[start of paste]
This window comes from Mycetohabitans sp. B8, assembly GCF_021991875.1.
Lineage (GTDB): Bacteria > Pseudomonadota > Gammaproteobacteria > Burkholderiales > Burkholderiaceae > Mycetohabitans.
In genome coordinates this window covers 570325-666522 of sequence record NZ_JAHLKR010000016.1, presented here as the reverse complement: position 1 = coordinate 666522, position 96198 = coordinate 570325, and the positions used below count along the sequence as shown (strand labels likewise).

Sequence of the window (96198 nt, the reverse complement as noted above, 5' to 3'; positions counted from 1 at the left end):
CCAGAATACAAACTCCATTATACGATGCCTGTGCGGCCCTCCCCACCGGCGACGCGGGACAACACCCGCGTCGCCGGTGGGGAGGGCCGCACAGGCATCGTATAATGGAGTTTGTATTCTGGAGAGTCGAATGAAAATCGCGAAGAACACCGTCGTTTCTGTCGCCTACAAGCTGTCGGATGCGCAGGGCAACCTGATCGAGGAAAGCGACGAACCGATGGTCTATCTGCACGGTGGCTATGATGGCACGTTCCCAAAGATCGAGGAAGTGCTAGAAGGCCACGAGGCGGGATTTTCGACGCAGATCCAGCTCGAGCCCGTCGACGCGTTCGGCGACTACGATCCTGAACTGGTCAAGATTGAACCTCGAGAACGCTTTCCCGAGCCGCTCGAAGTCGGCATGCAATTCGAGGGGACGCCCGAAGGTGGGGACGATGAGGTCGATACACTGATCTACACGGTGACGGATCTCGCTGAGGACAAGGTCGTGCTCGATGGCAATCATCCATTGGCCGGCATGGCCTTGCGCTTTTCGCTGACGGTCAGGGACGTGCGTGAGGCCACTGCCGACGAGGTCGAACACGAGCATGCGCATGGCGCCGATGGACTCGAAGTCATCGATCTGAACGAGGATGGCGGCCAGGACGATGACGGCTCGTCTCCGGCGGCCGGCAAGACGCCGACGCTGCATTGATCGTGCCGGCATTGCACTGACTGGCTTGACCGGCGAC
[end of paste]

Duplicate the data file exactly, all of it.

This window comes from Mycetohabitans sp. B8, assembly GCF_021991875.1.
Lineage (GTDB): Bacteria > Pseudomonadota > Gammaproteobacteria > Burkholderiales > Burkholderiaceae > Mycetohabitans.
In genome coordinates this window covers 570325-666522 of sequence record NZ_JAHLKR010000016.1, presented here as the reverse complement: position 1 = coordinate 666522, position 96198 = coordinate 570325, and the positions used below count along the sequence as shown (strand labels likewise).

Sequence of the window (96198 nt, the reverse complement as noted above, 5' to 3'; positions counted from 1 at the left end):
CCAGAATACAAACTCCATTATACGATGCCTGTGCGGCCCTCCCCACCGGCGACGCGGGACAACACCCGCGTCGCCGGTGGGGAGGGCCGCACAGGCATCGTATAATGGAGTTTGTATTCTGGAGAGTCGAATGAAAATCGCGAAGAACACCGTCGTTTCTGTCGCCTACAAGCTGTCGGATGCGCAGGGCAACCTGATCGAGGAAAGCGACGAACCGATGGTCTATCTGCACGGTGGCTATGATGGCACGTTCCCAAAGATCGAGGAAGTGCTAGAAGGCCACGAGGCGGGATTTTCGACGCAGATCCAGCTCGAGCCCGTCGACGCGTTCGGCGACTACGATCCTGAACTGGTCAAGATTGAACCTCGAGAACGCTTTCCCGAGCCGCTCGAAGTCGGCATGCAATTCGAGGGGACGCCCGAAGGTGGGGACGATGAGGTCGATACACTGATCTACACGGTGACGGATCTCGCTGAGGACAAGGTCGTGCTCGATGGCAATCATCCATTGGCCGGCATGGCCTTGCGCTTTTCGCTGACGGTCAGGGACGTGCGTGAGGCCACTGCCGACGAGGTCGAACACGAGCATGCGCATGGCGCCGATGGACTCGAAGTCATCGATCTGAACGAGGATGGCGGCCAGGACGATGACGGCTCGTCTCCGGCGGCCGGCAAGACGCCGACGCTGCATTGATCGTGCCGGCATTGCACTGACTGGCTTGACCGGCGAC